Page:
The warden or high-level administrator has the authority to mandate counseling, instead of terminating, any employee that voluntarily confesses to having personal relations with an inmate or offender.
I witnessed two isolated instances where an employee engaged in personal relations with an inmate. One of the individuals was terminated because she not only had a personal relationship with an inmate, but she also brought drugs into the institution. The other individual was transferred to another division and no longer had supervisory duties over the inmates. The reason that individual’s job was spared was that the authorities did not find concrete evidence and the individual reported the alleged incident.
One critical point that all employees need to be made aware of is that their actions may jeopardize their lives as well as their coworkers’ lives. If employees obey the Prison Rape Elimination Act of 2003, those feelings will not be expressed in the workplace. Care and Custody of inmates is the profession in which they are choosing to make a living to support their families as well as themselves. As administrators and colleagues, it is our responsibility to look after each other. As a team, we can make the weakest links stronger.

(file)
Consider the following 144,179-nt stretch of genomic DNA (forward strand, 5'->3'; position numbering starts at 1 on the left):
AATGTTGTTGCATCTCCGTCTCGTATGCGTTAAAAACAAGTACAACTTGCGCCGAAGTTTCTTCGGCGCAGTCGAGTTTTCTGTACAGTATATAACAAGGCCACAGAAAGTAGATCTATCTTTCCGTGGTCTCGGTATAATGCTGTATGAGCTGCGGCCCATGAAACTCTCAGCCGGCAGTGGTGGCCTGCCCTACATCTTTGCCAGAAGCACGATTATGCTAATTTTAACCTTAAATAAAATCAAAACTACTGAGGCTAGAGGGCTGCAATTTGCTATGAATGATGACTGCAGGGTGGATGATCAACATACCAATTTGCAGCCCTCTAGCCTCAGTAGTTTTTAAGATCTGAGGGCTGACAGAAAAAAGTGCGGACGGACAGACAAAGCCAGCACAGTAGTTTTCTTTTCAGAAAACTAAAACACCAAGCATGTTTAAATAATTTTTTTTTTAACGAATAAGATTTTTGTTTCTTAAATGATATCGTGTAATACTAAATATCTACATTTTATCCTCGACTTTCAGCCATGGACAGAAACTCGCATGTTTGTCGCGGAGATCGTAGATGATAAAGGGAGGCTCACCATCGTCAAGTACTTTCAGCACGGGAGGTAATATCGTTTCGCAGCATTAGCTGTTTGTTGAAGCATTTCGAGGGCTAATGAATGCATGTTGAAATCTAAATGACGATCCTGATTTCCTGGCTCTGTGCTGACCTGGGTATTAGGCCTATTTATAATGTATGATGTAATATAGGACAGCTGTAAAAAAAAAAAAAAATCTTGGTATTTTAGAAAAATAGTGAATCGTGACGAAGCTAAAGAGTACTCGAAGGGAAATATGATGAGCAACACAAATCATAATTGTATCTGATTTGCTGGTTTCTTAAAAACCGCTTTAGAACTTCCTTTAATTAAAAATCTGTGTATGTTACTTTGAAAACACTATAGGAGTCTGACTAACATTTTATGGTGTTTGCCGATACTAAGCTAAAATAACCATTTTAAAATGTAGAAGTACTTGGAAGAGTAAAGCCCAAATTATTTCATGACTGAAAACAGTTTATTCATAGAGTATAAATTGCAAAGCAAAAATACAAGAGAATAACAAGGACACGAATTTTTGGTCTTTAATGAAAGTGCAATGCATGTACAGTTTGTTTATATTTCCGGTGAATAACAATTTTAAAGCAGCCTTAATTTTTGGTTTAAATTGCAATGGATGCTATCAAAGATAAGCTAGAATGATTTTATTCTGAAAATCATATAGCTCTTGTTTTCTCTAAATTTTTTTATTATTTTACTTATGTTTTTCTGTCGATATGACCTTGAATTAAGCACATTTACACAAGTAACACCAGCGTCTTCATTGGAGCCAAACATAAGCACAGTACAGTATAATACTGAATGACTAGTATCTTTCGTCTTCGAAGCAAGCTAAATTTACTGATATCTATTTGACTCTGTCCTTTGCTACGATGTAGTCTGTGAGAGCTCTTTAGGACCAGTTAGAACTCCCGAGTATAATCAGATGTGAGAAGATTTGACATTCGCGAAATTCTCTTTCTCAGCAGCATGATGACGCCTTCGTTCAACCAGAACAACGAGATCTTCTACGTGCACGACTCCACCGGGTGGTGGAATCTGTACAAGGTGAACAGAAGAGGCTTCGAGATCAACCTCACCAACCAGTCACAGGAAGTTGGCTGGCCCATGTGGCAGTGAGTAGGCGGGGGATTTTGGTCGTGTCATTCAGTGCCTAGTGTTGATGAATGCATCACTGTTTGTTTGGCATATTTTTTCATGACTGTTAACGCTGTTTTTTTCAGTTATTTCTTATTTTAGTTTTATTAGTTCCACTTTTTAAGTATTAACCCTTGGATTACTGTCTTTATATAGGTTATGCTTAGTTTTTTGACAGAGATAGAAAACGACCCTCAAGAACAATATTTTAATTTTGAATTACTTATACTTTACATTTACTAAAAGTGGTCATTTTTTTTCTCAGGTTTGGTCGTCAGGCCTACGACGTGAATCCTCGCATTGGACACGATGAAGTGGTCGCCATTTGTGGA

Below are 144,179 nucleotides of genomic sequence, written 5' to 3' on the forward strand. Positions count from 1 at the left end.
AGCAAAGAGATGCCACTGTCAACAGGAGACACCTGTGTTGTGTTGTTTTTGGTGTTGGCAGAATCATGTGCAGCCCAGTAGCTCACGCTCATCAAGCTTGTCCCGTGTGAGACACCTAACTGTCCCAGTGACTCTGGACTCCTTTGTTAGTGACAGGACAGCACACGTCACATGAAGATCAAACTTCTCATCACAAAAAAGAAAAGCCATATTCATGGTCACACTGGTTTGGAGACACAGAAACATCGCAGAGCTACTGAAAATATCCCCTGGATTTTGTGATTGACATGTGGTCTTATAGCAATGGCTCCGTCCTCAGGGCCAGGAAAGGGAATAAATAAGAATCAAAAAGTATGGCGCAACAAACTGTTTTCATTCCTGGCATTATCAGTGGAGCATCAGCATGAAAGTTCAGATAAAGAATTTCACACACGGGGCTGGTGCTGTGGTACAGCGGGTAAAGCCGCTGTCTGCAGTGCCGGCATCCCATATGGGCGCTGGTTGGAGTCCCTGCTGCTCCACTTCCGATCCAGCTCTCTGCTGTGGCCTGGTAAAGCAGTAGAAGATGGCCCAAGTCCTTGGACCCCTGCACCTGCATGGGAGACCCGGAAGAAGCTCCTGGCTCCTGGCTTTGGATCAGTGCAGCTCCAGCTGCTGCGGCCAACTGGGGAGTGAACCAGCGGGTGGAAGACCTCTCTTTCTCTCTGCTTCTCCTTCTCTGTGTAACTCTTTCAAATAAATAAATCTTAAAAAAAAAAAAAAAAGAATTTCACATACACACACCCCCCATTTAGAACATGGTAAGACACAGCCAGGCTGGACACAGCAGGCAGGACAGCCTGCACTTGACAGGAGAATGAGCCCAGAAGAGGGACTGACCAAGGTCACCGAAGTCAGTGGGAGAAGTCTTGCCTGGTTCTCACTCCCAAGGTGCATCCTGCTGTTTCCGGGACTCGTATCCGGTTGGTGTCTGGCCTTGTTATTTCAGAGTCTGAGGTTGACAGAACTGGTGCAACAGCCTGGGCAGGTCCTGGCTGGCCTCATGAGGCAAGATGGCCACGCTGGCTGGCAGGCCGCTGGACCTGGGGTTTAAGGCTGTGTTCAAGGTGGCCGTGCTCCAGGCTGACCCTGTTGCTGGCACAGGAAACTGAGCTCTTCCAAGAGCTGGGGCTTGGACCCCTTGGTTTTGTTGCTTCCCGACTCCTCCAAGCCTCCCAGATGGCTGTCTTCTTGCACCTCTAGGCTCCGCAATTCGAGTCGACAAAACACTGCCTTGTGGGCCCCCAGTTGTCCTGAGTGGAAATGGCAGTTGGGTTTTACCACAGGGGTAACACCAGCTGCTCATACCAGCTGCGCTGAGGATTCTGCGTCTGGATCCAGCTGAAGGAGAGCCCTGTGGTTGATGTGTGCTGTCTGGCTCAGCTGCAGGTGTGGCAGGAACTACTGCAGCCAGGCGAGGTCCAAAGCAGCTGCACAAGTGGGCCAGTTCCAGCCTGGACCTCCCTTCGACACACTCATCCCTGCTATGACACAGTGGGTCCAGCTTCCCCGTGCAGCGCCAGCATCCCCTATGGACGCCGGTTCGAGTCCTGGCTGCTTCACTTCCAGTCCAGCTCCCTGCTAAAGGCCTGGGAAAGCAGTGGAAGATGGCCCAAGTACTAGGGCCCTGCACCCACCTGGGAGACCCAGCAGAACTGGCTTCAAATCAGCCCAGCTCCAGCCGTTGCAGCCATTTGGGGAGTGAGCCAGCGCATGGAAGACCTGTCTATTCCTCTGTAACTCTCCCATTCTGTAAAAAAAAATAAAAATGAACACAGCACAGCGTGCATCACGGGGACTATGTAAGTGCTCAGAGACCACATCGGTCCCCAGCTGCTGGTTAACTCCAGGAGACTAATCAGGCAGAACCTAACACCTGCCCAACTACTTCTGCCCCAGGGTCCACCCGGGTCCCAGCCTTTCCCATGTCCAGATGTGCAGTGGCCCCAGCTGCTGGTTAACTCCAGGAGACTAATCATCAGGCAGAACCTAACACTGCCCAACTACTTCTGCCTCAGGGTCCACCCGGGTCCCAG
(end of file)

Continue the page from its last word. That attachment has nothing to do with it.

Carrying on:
Contrenia C. Fann is the author of "Commonsense: Do Not Play Games With An Inmate" and the soon to be released "Common Sense: Misconduct Between Staff and Supervisors; ‘Do Not Get Your Honey Where You Get Your Money’”. She is a sought after expert and frequent panelist on correctional issues and has appeared at nationwide conferences to include: the National Association of Hispanics in Criminal Justice, National Association of Black in Criminal Justice, International Association of Correctional Training Personnel, Women in Corrections Conference, and the Southern States Corrections Association Conference.
Other articles by C. C. Fann